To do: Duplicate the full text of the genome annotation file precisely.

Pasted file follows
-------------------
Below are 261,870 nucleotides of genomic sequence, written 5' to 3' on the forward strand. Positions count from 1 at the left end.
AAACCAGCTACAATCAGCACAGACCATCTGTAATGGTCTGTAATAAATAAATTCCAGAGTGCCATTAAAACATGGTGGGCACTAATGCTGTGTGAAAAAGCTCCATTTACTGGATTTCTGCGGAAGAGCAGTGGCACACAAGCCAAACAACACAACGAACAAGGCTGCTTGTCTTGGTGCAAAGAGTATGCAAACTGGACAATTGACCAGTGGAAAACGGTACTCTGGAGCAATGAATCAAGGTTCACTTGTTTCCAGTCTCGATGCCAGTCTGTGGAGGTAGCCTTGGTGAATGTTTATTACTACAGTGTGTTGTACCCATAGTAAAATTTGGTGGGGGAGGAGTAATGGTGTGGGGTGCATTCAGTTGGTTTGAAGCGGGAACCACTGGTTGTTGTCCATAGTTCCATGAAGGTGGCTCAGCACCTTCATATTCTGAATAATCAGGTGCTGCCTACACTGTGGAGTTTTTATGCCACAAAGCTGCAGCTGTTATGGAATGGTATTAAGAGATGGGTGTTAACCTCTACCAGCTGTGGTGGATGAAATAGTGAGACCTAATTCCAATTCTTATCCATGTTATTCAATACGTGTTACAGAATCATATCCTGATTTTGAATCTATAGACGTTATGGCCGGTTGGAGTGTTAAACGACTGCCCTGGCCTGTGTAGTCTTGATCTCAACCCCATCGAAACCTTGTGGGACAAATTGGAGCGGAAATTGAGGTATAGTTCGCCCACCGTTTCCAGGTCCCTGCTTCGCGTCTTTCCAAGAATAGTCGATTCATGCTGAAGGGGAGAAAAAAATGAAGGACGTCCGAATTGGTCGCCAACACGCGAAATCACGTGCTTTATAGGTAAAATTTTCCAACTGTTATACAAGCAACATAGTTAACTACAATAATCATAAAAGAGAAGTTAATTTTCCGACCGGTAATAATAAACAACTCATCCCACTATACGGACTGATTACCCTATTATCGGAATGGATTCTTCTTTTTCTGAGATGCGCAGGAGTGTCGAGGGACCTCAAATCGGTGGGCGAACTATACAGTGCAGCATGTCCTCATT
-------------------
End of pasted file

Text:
Below are 261,870 nucleotides of genomic sequence, written 5' to 3' on the forward strand. Positions count from 1 at the left end.
AAACCAGCTACAATCAGCACAGACCATCTGTAATGGTCTGTAATAAATAAATTCCAGAGTGCCATTAAAACATGGTGGGCACTAATGCTGTGTGAAAAAGCTCCATTTACTGGATTTCTGCGGAAGAGCAGTGGCACACAAGCCAAACAACACAACGAACAAGGCTGCTTGTCTTGGTGCAAAGAGTATGCAAACTGGACAATTGACCAGTGGAAAACGGTACTCTGGAGCAATGAATCAAGGTTCACTTGTTTCCAGTCTCGATGCCAGTCTGTGGAGGTAGCCTTGGTGAATGTTTATTACTACAGTGTGTTGTACCCATAGTAAAATTTGGTGGGGGAGGAGTAATGGTGTGGGGTGCATTCAGTTGGTTTGAAGCGGGAACCACTGGTTGTTGTCCATAGTTCCATGAAGGTGGCTCAGCACCTTCATATTCTGAATAATCAGGTGCTGCCTACACTGTGGAGTTTTTATGCCACAAAGCTGCAGCTGTTATGGAATGGTATTAAGAGATGGGTGTTAACCTCTACCAGCTGTGGTGGATGAAATAGTGAGACCTAATTCCAATTCTTATCCATGTTATTCAATACGTGTTACAGAATCATATCCTGATTTTGAATCTATAGACGTTATGGCCGGTTGGAGTGTTAAACGACTGCCCTGGCCTGTGTAGTCTTGATCTCAACCCCATCGAAACCTTGTGGGACAAATTGGAGCGGAAATTGAGGTATAGTTCGCCCACCGTTTCCAGGTCCCTGCTTCGCGTCTTTCCAAGAATAGTCGATTCATGCTGAAGGGGAGAAAAAAATGAAGGACGTCCGAATTGGTCGCCAACACGCGAAATCACGTGCTTTATAGGTAAAATTTTCCAACTGTTATACAAGCAACATAGTTAACTACAATAATCATAAAAGAGAAGTTAATTTTCCGACCGGTAATAATAAACAACTCATCCCACTATACGGACTGATTACCCTATTATCGGAATGGATTCTTCTTTTTCTGAGATGCGCAGGAGTGTCGAGGGACCTCAAATCGGTGGGCGAACTATACAGTGCAGCATGTCCTCATT